You know winter has arrived when it snows in Seattle – it snowed in Seattle – Winter has arrived. Well, call it a mixture of snow and rain, still it was cold over the weekend, as evidenced by Puget’s loads:
Check out that rally in the trough, even the peak, for that matter. This overall tightening has collapsed the cash spreads to everything/everywhere:
The only one that didn’t tighten was the Socal Gas to PG&E Citygate; that basis spread is still premium to SCG. The ON|OFFs across the board have compressed, more off of falling loads in the south than any overall nighttime bullishness. The Northern heat rates are now higher than the south, all of which should provide interesting fodder in this morning’s APT post.
The Northwest outlook isn’t too rosy, at least for this week, as the region mean reverts to the … drumroll … mean. Beyond, however, is more intriguing as another mini-cold snap develops; this one isn’t but a day or two, it has the potential to last an entire week.
California has nothing, demand-wise, to render excitement; Burbank is projected to be slightly below average for now till summer; only San Diego shows warm anomalies.
Golden State loads took a tumble, falling 4000 aMW in a week.
Phoenix remains above average, but with a downward sloping “normal” the Palo hub grows ever more bearish. Its neighbors grow more bullish off of increasing heating loads, but those will be just normal; there are no cold anomalies in today’s forecast.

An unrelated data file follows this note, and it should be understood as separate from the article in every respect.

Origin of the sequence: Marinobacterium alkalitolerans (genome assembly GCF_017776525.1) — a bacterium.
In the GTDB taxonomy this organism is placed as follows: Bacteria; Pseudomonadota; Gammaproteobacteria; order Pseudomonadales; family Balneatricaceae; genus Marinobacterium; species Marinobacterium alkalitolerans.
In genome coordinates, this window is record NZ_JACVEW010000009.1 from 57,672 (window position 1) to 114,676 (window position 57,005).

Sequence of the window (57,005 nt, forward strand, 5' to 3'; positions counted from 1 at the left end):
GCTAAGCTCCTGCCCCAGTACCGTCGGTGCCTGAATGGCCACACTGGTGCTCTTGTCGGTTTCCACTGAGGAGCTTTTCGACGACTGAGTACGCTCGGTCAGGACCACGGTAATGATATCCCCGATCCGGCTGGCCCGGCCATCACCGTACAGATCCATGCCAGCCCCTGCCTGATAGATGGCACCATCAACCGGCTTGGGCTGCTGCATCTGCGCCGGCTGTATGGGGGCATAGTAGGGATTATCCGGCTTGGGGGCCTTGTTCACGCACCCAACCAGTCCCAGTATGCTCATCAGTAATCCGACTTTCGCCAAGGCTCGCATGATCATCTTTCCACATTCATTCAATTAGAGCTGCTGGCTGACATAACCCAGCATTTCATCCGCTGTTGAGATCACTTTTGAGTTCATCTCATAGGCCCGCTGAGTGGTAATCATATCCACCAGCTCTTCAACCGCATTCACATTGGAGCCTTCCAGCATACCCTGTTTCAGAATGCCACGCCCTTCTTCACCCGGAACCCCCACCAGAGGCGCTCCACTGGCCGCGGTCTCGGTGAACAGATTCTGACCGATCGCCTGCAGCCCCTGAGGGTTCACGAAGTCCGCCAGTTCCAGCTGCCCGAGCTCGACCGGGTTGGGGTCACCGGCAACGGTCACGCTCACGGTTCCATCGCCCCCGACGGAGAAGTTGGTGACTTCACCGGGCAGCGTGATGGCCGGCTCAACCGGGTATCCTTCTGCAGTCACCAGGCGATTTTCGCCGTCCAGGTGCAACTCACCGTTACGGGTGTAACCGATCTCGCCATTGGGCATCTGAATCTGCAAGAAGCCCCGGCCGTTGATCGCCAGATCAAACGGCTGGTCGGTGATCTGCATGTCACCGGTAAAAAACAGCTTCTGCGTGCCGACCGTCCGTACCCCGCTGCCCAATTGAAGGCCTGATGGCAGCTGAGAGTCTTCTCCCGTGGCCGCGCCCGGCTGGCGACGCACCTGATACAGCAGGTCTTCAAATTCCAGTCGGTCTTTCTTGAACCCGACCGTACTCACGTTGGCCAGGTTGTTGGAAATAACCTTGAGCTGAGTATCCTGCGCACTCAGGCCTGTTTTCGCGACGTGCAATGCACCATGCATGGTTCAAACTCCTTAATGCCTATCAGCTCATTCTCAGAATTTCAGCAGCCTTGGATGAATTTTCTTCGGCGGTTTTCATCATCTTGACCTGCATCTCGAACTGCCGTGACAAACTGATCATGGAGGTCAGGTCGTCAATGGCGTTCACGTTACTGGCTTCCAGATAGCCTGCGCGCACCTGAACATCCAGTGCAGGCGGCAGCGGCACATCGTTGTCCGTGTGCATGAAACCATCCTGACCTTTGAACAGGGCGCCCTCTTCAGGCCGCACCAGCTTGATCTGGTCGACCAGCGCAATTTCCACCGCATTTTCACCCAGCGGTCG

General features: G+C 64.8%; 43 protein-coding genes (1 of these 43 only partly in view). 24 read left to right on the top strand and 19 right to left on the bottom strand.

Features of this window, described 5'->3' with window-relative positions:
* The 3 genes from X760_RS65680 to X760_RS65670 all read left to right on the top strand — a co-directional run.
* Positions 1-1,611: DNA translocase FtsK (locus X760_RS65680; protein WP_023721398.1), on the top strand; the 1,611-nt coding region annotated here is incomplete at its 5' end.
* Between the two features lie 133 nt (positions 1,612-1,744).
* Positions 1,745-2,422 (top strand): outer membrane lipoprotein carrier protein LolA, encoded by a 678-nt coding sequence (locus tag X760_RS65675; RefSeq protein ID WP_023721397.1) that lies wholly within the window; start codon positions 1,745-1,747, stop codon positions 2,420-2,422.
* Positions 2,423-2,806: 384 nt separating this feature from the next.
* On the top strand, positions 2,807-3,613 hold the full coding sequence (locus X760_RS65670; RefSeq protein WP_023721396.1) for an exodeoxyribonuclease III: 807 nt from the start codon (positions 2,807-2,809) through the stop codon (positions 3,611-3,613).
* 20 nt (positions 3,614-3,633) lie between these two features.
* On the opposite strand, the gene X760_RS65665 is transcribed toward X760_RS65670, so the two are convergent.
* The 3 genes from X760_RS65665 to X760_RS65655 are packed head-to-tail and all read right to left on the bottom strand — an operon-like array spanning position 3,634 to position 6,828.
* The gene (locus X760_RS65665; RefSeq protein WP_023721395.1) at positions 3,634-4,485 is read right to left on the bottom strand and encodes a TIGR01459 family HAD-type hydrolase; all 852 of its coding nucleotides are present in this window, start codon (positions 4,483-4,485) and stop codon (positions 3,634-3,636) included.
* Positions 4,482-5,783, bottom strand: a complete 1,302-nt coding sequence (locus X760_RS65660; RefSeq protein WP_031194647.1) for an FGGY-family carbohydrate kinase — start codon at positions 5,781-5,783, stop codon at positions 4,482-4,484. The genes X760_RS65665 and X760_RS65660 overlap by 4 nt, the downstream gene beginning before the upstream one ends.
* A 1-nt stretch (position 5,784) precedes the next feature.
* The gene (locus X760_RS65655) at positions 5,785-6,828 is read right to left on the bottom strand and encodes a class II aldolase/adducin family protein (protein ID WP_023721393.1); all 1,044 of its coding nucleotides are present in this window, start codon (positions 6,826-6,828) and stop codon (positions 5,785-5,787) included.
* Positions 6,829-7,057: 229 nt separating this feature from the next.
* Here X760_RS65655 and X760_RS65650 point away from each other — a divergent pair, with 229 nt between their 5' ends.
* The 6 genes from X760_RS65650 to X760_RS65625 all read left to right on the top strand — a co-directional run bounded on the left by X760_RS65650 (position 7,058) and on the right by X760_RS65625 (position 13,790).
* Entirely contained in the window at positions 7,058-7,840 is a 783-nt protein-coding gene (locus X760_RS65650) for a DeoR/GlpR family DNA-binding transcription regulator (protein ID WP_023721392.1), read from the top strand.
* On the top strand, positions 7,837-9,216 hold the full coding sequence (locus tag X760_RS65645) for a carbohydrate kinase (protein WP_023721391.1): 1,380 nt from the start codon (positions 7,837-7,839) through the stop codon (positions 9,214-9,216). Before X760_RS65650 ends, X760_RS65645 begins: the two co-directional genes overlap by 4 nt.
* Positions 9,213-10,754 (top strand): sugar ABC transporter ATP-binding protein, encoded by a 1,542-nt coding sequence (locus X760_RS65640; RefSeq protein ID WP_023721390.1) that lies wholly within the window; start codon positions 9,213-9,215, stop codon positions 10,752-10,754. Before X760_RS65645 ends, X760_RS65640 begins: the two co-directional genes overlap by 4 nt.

Salt River Project is a case in point, in reference to declining Palo loads. Not only is the ute seeing ever-decreasing loads, but they are also constantly over-forecasting.
PacEast thought they might have a big day yesterday. Instead they had a big flop with a 15% miss in Sunday’s load forecast – were they long yesterday in the HA markets?
The northwest was cold, Seattle saw low 30s for minimums; Spokane was even colder. California was ambient-air neutral.
The most significant news on the generation front is the return of the Palo nuke; it is now at 2% and should be online by Wednesday, adding fuel to the bearish fire in that hub.